Company Creates New Power Amplifier Design in Smartphones for Greater Efficiency
November 1, 2012 9:59 PM
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The technology will first be used to address power base stations in developing countries, where diesel-powered generators consume billions of dollars of fuel per year
An MIT company has developed a new amplifier design that could significantly increase the
power efficiency of smartphones
Eta Devices, an MIT company based in Cambridge, Massachusetts, gave the power amplifier inside smartphones a much-needed efficiency boost to help save electricity consumed around the world.
The power amplifier in a smartphone turns electricity into radio signals. They use transistors to consume power in either output signal mode or standby mode. The efficiency can only be improved if the lowest amount of standby power is used, but this has been tricky so far because using low-power standby mode and suddenly jumping to high-power output signal mode leads to distorted signals. So both modes are kept high.
The amplifiers waste over 65 percent of their energy, which leads to a warm, draining battery in phones that send huge files or stream video.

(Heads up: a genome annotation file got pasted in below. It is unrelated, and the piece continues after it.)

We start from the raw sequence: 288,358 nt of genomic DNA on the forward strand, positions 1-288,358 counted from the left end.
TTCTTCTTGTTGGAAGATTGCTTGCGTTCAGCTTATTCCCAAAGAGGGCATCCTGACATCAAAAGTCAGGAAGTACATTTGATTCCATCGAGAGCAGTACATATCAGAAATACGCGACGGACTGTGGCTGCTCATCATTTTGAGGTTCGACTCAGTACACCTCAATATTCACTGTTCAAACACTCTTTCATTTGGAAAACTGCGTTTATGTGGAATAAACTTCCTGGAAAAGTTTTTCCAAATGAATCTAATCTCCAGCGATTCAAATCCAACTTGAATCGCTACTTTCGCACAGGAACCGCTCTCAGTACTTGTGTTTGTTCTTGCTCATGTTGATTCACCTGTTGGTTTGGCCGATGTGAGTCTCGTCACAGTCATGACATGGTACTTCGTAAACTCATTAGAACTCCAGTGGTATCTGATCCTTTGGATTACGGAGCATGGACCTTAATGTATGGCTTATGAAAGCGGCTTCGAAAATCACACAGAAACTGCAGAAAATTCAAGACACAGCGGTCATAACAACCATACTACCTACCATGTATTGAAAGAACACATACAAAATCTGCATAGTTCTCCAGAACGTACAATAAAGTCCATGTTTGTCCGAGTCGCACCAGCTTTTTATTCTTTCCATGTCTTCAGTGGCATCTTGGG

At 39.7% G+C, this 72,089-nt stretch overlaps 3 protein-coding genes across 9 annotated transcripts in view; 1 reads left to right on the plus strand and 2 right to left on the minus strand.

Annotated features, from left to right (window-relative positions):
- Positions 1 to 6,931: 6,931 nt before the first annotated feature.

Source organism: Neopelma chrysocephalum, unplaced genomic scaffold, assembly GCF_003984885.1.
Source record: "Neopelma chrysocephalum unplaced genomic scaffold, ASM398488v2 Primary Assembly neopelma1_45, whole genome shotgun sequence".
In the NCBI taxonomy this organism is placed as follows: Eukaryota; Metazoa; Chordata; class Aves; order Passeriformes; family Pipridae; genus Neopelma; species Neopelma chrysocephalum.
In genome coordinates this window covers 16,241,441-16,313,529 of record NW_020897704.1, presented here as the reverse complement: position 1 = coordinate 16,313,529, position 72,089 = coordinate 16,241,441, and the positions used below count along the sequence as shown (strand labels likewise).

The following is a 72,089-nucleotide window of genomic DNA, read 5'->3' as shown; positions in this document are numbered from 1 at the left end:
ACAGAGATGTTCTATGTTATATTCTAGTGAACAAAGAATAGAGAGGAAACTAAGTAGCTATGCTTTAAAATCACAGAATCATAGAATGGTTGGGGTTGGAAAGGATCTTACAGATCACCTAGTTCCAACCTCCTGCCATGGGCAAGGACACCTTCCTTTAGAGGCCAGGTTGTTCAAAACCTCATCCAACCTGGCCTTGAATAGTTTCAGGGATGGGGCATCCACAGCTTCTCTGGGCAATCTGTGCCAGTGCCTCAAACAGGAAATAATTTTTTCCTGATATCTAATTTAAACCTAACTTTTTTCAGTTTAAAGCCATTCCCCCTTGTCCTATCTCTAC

More charging per day
leads to more electricity used around the globe.
But Eta Devices is looking to change this. The company's new design, called asymmetric multilevel outphasing, is an electronic gearbox that chooses through
that can be sent across a transistor and pinpoints the one that decreases power consumption the most. It does this 20 million times per second.
The new design not only does this when transmitting, but also receiving. When receiving, the gearbox sends out messages confirming when packets are received and letting the network know when they haven't. Packets are bits that make up a unit of Internet communications.
Eta Devices is looking to launch its new design in February 2013 at the Mobile World Congress. The technology will first be used to address power base stations in developing countries, where diesel-powered generators consume billions of dollars of fuel per year. From there, this new design will tackle the smartphone market around the world. It wants to create a smartphone chip with a single power amplifier that can juggle many different modes and frequencies.
Eta Devices expects that this new design can lead to smartphones using half the power they use today.
MIT Technology Review
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RE: no sense
11/2/2012 10:59:09 AM
They're talking about the RF power amplifiers, not audio amplifiers. You certainly are correct in that class-D amplifiers are above 90% efficient nowadays, but RF amps are always less than 50% efficient (usually much lower than that).
RF amplifiers continue to be class-A or class-AB amplifiers (mostly class-A) and will remain that way since they offer lower distortion and can run at much higher frequencies than a class-D.
RE: no sense
11/2/2012 12:36:35 PM
RF amps, gotcha. It sounds like a class-G RF amplifier, then (multiple power rails).
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